This website--created by Public Broadcasting--contains content related to documentaries and series that PBS has produced and broadcast. Especially useful is the Timeline that steps you through African American history, with links to further information about people and events.
Provides the full text of papers and images from the American educator, editor, and writer William Edward Burghardt Du Bois (1868-1963), held by the Special Collections and Archives within the W.E.B. Du Bois Library of the University of Massachusetts at Amherst.
Primaryresearch.org is a collaboration of local research institutions and high school students. This project is the work of 13 Beverly High School students in collaboration with the Boston Athenaeum and the Boston African-American National Historic Site, with support from Professor Robert Allison of Suffolk University. The site includes digitized documents from the Athenaeum, the Massachusetts Historical Society, the Massachusetts State Archives, the State House Special Collections, the City of Boston Archives, and the American Antiquarian Society.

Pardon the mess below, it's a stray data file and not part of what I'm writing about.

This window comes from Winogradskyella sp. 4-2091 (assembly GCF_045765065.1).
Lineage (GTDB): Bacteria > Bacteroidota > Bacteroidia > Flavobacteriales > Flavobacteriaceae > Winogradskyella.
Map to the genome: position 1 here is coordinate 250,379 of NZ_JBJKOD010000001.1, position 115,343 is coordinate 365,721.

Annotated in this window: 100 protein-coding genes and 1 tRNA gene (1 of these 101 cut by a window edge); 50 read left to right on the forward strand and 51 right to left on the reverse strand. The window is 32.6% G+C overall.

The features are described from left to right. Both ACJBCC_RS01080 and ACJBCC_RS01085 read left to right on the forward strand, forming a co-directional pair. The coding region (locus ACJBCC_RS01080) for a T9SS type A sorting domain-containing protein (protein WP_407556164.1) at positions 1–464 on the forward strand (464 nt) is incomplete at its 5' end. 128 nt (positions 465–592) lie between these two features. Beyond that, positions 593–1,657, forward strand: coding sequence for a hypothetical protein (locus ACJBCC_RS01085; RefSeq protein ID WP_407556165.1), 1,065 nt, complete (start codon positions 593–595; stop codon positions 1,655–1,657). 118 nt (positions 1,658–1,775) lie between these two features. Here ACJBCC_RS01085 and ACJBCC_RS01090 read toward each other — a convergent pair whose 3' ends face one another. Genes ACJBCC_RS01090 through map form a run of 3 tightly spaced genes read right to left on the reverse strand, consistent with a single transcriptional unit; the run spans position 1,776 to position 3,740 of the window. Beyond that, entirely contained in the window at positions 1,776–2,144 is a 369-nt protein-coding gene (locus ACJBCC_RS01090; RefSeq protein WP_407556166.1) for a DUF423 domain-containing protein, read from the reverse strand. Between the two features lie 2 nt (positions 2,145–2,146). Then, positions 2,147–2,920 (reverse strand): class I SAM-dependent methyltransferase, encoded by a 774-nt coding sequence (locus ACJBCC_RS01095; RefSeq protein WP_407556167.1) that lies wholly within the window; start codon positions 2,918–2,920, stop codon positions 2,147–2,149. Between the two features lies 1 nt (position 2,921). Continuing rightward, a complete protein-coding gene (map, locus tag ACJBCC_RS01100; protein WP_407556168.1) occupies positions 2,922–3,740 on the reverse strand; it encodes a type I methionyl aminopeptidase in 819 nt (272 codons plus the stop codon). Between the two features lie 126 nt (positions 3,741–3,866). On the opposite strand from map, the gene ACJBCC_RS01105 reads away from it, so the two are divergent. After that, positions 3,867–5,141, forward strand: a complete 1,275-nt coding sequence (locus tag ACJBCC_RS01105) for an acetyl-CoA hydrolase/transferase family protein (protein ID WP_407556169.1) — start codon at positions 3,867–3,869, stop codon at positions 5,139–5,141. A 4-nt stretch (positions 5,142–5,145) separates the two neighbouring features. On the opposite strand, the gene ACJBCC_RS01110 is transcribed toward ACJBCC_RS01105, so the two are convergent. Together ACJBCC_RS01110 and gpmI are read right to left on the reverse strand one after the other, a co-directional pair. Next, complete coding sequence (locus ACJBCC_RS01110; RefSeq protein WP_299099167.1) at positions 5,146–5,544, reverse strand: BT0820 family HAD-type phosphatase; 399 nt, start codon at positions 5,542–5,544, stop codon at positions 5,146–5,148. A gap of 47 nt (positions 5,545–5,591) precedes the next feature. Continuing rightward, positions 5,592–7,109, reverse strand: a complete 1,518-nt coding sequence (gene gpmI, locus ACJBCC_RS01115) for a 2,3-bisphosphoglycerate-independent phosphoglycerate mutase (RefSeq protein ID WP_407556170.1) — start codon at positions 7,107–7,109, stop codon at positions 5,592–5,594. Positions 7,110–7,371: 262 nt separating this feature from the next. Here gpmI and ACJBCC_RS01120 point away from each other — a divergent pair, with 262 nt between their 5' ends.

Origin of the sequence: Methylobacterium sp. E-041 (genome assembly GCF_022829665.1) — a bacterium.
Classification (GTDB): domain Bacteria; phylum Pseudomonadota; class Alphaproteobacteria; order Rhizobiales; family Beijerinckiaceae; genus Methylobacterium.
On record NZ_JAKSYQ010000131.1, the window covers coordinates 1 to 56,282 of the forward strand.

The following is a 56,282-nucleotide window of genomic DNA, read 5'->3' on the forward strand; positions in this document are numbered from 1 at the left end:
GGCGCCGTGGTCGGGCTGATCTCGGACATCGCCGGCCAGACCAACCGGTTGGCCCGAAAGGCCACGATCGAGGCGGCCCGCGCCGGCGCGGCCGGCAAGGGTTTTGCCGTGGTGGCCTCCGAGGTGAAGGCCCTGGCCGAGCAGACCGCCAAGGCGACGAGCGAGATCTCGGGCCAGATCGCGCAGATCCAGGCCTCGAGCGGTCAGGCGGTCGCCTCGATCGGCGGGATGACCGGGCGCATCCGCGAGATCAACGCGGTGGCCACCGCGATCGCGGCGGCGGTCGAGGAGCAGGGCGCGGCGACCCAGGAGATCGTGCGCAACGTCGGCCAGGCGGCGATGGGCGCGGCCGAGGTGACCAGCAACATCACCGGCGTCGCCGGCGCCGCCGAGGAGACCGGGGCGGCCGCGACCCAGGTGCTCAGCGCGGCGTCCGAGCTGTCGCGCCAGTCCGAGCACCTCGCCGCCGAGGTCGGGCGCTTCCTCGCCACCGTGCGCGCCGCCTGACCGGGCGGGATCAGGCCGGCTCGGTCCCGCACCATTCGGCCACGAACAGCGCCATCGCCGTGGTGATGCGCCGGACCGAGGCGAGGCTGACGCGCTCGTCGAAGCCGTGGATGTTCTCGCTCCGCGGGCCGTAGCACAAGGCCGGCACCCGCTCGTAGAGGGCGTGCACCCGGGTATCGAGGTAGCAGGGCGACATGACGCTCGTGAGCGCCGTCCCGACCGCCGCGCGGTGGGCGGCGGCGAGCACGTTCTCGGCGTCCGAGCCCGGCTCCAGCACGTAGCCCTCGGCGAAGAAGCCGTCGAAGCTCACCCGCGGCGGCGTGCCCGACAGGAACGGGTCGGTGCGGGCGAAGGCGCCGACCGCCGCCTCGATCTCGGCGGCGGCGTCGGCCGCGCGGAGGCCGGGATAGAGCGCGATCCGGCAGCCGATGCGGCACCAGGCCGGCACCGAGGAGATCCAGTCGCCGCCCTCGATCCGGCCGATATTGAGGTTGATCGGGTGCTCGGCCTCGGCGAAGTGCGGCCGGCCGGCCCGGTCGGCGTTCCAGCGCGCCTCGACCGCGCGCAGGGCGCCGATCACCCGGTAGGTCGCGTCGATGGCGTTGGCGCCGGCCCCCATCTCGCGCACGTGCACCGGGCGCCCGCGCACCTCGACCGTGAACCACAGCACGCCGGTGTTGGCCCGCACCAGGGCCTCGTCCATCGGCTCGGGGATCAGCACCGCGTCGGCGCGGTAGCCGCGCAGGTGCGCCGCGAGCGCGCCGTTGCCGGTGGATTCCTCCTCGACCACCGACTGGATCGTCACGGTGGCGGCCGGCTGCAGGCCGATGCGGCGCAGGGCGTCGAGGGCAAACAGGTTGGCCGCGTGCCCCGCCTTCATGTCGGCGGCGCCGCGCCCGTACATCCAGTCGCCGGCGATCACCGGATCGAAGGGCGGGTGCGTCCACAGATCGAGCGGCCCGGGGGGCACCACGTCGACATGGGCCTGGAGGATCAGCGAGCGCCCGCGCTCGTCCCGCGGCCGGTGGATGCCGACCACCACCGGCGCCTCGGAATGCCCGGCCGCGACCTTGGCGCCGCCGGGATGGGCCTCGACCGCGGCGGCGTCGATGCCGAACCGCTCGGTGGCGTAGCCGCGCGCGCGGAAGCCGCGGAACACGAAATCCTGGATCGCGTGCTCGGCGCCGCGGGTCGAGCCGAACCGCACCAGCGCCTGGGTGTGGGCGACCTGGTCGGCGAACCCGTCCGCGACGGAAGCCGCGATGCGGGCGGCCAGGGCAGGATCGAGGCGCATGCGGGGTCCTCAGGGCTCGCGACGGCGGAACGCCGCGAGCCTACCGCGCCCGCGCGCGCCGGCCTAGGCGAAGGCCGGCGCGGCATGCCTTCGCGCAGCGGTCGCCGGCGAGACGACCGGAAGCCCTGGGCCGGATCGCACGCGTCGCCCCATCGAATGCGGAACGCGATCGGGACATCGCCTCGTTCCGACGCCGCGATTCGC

Located on Boston's Beacon Hill, the Museum of Afro American History provides limited information on their website, but it does have a guide to the "Black Heritage Trail," a walking tour of Boston's Black history. In association with the Museum, Suffolk has a Collection of African American Literature.